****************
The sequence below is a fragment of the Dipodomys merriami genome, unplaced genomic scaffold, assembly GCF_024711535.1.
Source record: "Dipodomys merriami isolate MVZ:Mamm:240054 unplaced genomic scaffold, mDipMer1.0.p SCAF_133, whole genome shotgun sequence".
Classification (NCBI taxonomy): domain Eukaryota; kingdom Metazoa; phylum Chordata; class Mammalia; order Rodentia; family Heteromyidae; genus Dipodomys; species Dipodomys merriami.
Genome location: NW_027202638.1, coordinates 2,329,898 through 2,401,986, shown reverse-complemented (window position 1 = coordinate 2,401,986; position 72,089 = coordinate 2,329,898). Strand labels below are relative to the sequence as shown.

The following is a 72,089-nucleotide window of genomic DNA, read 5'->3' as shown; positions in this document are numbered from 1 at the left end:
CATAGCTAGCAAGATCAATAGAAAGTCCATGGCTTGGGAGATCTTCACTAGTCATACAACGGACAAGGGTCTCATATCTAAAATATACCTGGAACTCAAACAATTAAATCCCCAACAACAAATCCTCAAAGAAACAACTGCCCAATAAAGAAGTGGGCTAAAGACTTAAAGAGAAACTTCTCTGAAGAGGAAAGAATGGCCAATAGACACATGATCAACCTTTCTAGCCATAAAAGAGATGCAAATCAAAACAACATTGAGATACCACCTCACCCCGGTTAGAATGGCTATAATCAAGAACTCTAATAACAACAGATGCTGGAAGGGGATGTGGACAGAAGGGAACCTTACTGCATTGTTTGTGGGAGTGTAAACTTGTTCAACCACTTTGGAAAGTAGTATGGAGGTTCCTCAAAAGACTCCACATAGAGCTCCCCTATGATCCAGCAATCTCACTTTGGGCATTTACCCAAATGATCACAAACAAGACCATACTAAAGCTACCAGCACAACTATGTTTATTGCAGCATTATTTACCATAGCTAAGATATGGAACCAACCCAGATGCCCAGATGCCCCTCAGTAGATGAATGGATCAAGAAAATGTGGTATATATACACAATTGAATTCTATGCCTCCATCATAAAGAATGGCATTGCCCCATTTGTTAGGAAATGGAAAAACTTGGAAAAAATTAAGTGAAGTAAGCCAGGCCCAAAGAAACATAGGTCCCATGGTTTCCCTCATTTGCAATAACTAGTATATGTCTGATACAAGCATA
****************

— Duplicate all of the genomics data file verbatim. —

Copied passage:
The sequence below is a fragment of the Dipodomys merriami genome, unplaced genomic scaffold, assembly GCF_024711535.1.
Source record: "Dipodomys merriami isolate MVZ:Mamm:240054 unplaced genomic scaffold, mDipMer1.0.p SCAF_133, whole genome shotgun sequence".
Classification (NCBI taxonomy): domain Eukaryota; kingdom Metazoa; phylum Chordata; class Mammalia; order Rodentia; family Heteromyidae; genus Dipodomys; species Dipodomys merriami.
Genome location: NW_027202638.1, coordinates 2,329,898 through 2,401,986, shown reverse-complemented (window position 1 = coordinate 2,401,986; position 72,089 = coordinate 2,329,898). Strand labels below are relative to the sequence as shown.

The following is a 72,089-nucleotide window of genomic DNA, read 5'->3' as shown; positions in this document are numbered from 1 at the left end:
CATAGCTAGCAAGATCAATAGAAAGTCCATGGCTTGGGAGATCTTCACTAGTCATACAACGGACAAGGGTCTCATATCTAAAATATACCTGGAACTCAAACAATTAAATCCCCAACAACAAATCCTCAAAGAAACAACTGCCCAATAAAGAAGTGGGCTAAAGACTTAAAGAGAAACTTCTCTGAAGAGGAAAGAATGGCCAATAGACACATGATCAACCTTTCTAGCCATAAAAGAGATGCAAATCAAAACAACATTGAGATACCACCTCACCCCGGTTAGAATGGCTATAATCAAGAACTCTAATAACAACAGATGCTGGAAGGGGATGTGGACAGAAGGGAACCTTACTGCATTGTTTGTGGGAGTGTAAACTTGTTCAACCACTTTGGAAAGTAGTATGGAGGTTCCTCAAAAGACTCCACATAGAGCTCCCCTATGATCCAGCAATCTCACTTTGGGCATTTACCCAAATGATCACAAACAAGACCATACTAAAGCTACCAGCACAACTATGTTTATTGCAGCATTATTTACCATAGCTAAGATATGGAACCAACCCAGATGCCCAGATGCCCCTCAGTAGATGAATGGATCAAGAAAATGTGGTATATATACACAATTGAATTCTATGCCTCCATCATAAAGAATGGCATTGCCCCATTTGTTAGGAAATGGAAAAACTTGGAAAAAATTAAGTGAAGTAAGCCAGGCCCAAAGAAACATAGGTCCCATGGTTTCCCTCATTTGCAATAACTAGTATATGTCTGATACAAGCATA